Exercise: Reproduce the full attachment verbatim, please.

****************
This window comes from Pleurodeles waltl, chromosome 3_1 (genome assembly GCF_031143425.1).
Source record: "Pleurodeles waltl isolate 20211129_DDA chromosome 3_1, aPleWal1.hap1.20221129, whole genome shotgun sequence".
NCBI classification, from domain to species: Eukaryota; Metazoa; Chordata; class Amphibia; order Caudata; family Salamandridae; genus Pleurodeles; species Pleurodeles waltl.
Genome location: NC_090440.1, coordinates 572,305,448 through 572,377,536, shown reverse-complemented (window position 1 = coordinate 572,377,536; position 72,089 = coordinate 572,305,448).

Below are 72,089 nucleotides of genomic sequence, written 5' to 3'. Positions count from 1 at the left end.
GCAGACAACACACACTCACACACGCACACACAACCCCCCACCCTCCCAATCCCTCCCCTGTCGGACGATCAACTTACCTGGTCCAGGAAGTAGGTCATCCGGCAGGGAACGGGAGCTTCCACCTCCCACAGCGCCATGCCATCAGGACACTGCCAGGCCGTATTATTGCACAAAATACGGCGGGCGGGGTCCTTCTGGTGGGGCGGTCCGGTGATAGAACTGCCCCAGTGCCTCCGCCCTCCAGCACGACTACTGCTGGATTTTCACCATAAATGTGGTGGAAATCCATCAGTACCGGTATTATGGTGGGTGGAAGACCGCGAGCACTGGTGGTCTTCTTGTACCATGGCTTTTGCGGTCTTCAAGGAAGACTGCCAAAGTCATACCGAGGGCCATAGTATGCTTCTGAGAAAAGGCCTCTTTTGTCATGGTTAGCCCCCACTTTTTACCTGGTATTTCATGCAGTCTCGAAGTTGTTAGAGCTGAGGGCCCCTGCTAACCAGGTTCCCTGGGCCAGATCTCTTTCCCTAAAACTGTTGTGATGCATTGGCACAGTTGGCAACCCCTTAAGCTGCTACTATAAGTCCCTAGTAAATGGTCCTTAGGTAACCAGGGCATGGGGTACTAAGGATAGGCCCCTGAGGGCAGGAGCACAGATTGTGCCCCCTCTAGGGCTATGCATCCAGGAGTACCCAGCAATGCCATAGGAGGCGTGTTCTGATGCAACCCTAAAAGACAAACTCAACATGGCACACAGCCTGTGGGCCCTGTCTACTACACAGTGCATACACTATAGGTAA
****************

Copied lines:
This window comes from Pleurodeles waltl, chromosome 3_1 (genome assembly GCF_031143425.1).
Source record: "Pleurodeles waltl isolate 20211129_DDA chromosome 3_1, aPleWal1.hap1.20221129, whole genome shotgun sequence".
NCBI classification, from domain to species: Eukaryota; Metazoa; Chordata; class Amphibia; order Caudata; family Salamandridae; genus Pleurodeles; species Pleurodeles waltl.
Genome location: NC_090440.1, coordinates 572,305,448 through 572,377,536, shown reverse-complemented (window position 1 = coordinate 572,377,536; position 72,089 = coordinate 572,305,448).

Below are 72,089 nucleotides of genomic sequence, written 5' to 3'. Positions count from 1 at the left end.
GCAGACAACACACACTCACACACGCACACACAACCCCCCACCCTCCCAATCCCTCCCCTGTCGGACGATCAACTTACCTGGTCCAGGAAGTAGGTCATCCGGCAGGGAACGGGAGCTTCCACCTCCCACAGCGCCATGCCATCAGGACACTGCCAGGCCGTATTATTGCACAAAATACGGCGGGCGGGGTCCTTCTGGTGGGGCGGTCCGGTGATAGAACTGCCCCAGTGCCTCCGCCCTCCAGCACGACTACTGCTGGATTTTCACCATAAATGTGGTGGAAATCCATCAGTACCGGTATTATGGTGGGTGGAAGACCGCGAGCACTGGTGGTCTTCTTGTACCATGGCTTTTGCGGTCTTCAAGGAAGACTGCCAAAGTCATACCGAGGGCCATAGTATGCTTCTGAGAAAAGGCCTCTTTTGTCATGGTTAGCCCCCACTTTTTACCTGGTATTTCATGCAGTCTCGAAGTTGTTAGAGCTGAGGGCCCCTGCTAACCAGGTTCCCTGGGCCAGATCTCTTTCCCTAAAACTGTTGTGATGCATTGGCACAGTTGGCAACCCCTTAAGCTGCTACTATAAGTCCCTAGTAAATGGTCCTTAGGTAACCAGGGCATGGGGTACTAAGGATAGGCCCCTGAGGGCAGGAGCACAGATTGTGCCCCCTCTAGGGCTATGCATCCAGGAGTACCCAGCAATGCCATAGGAGGCGTGTTCTGATGCAACCCTAAAAGACAAACTCAACATGGCACACAGCCTGTGGGCCCTGTCTACTACACAGTGCATACACTATAGGTAA